Ultraviolet germicidal irradiation, or UV-disinfection of drinking water is dated back to 1910, but has been used on a bigger scale since the mid 1950’s.
That means that for more than 50 years, UV-lamps have been in the service of providing us with safer drinking water, with no disruptive innovations until the UVC-LED (light emitting diode) was first introduced in 2002.
UVC-LED, like other LED light sources has the benefit of instantly reaching full output power when switched on, it also can manage an unlimited number of On/Off cycles. Due to this UVC-LED products are optimal for applications where you need intermittent functionality to match with the flow of water. For example, point of use (PoU) applications that could be ranging between water dispensers, drinking fountains, showers and drinking water taps in your kitchen, mobile home, or boat.
UV-lamps are mostly referring to low or medium pressure mercury vapor lamps. Which as you can tell by the name, contain mercury. Due to this, mercury vapor lamps have for example been banned in the EU since 2015 for lighting applications. But since there has been no comparable replacement product there is an exception from the ban for disinfection use.
So, to get to the details on where UVC-LED differ from UV-lamps, and why there still is an exception from the ban, we start with the so called “wall-plug efficiency”, meaning, how much output of UV- light do you get compared to the power you feed your UV light source with?
- Low pressure mercury lamps are usually in the range of 30-40% efficiency
- Medium pressure mercury lamps are considered <10% efficiency
- UVC-LED is dependent due to different suppliers being in different stages of innovation and development, some focusing more on durability, while others are instead focusing on higher efficiency, but to date (December 2021) it is between 3-6% efficiency. Although some manufacturers are expecting to reach 8-10% efficiency already during 2022.
Now that seems like a big difference in efficiency you might say. Yes, it is, but that leads us to the next difference between the different light sources, wavelength!
Wavelength is referring to where in the UV-spectrum the most light is emitted. Ultraviolet light is ranging from 100 nm (nanometers) to 400 nm, and the UVC or short-wave UV light is between 100 nm to 280 nm. The wavelength considered to be most effective on average in damaging RNA and DNA and thus inactivating bacteria, viruses, and protozoa by destroying their ability to reproduce, rendering them harmless, even if they are not killed, is the 260-265 nm range. However, since this is an average, you might correctly have drawn the conclusion that some organisms are more sensitive to a shorter wavelength, while others dread a longer wavelength.
- Low pressure mercury lamps generate 85-90% of its light at 253,7 nm. But still has a wider range in lower intensity, down to 185 nm, and can produce ozone if these shorter wavelengths are not filtered by the casing of the lamp. Meaning that it is almost monochromatic, but not in the “optimal” range, however due to high intensity it still has very high efficacy.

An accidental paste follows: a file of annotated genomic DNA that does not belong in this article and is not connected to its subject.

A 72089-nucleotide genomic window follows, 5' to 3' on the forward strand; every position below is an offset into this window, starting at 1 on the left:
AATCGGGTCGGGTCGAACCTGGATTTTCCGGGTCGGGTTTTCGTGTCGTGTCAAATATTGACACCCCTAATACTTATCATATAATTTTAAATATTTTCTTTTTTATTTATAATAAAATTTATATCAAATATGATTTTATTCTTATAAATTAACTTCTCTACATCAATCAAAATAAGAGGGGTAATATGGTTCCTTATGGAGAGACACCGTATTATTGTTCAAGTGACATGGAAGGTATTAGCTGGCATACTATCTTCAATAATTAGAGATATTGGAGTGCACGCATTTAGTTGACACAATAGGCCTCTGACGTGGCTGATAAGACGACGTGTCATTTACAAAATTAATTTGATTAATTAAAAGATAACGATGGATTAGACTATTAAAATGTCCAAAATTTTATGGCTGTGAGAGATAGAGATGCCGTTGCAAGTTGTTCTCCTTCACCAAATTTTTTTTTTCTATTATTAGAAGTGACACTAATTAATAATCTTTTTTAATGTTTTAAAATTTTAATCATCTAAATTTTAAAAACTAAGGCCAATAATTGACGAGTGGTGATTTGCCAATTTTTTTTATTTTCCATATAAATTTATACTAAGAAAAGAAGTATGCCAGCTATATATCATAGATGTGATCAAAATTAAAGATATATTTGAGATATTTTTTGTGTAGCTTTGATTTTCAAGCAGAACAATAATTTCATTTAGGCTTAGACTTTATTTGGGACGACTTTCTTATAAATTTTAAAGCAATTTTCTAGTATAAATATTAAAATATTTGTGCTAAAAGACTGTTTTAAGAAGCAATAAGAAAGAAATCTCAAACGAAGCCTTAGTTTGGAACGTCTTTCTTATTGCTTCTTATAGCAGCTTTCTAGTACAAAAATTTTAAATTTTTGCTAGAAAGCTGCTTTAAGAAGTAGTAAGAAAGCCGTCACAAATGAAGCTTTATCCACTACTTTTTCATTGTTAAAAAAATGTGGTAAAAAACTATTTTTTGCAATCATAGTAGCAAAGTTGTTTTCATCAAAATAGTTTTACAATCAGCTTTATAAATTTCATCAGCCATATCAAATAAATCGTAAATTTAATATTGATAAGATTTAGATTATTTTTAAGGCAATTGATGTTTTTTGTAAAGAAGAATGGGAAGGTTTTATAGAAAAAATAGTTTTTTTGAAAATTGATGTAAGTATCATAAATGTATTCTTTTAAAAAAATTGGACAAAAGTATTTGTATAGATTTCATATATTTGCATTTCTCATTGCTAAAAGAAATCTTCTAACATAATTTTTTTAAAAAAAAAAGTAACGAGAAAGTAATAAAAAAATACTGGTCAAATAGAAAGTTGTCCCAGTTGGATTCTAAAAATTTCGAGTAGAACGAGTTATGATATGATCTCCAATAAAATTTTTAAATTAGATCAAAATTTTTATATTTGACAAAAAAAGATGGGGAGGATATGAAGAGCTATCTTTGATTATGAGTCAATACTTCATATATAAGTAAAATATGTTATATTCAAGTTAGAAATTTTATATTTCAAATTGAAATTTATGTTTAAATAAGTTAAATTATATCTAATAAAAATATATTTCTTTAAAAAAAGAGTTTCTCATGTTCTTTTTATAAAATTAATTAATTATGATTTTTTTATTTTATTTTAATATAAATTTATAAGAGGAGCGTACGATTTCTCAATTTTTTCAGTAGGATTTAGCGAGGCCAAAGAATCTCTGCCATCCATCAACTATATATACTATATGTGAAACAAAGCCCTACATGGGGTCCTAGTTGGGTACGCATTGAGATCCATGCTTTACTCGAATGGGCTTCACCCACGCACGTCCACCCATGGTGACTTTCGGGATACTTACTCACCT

- Medium pressure mercury lamps have a wavelength range from 200-600nm. This is a very wide range, and therefore they can manage to have higher efficacy for organisms that is outliers in the wavelength sensitivity.
- LEDs are monochromatic and target a specific wavelength with a tolerance of ± 5 nm. The most common commercially available UVC-LED today has a wavelength of 275 nm, but LED in the wavelength of 265 nm and 255 nm are becoming available on the market. The 275 nm LEDs reach a higher light power per $, making it more effective than the 265 nm at the same cost.
As mentioned before, the LED are instant On/Off, reaching full capacity the moment they are switched on, much unlike the UV-lamp, that needs a warm-up period before it starts to emit UV-light and reaches its full efficiency, therefore UV-lamps are usually left on for the main period of the day when they are being used, this will inevitably lead to heating of the water in the periods when there is now flow of water through the system.
With the difference in targeted wavelengths, and wall-plug efficiency there are some benefits and disadvantages for both technologies. With a wider range of wavelength, you might target a wider range of organisms, but with a monochromatic solution like the LED, it is possible to target specific types of organisms, or combine different LEDs to gain a wider range of wavelength. The higher efficiency of the low-pressure mercury lamps enables it to be used in applications with very high flow rates, like municipal water treatment plants.
Another difference worth mentioning is the lifespan, UV-lamps can have a longer life span in terms of active hours, although UVC-LED has reached a similar level in the past years. But since the UVC-LED can be run intermittently, the installation lifespan for the LED is much longer than the UV-lamp. An additional benefit from this possibility to have intermittent operation is that it is possible to reach a significantly lower power consumption.
In summary, UVC-LED still has some ground to cover before it can compete with UV-lamps in high flow rate applications in terms of efficiency. But the flexibility, instant reaction, small size, no mercury, and monochromatic characteristics makes it better suited for small, low to medium flow applications, and it is just a matter of time before UVC-LED outperform all UV-lamps, as visible light LED has changed the lighting industry.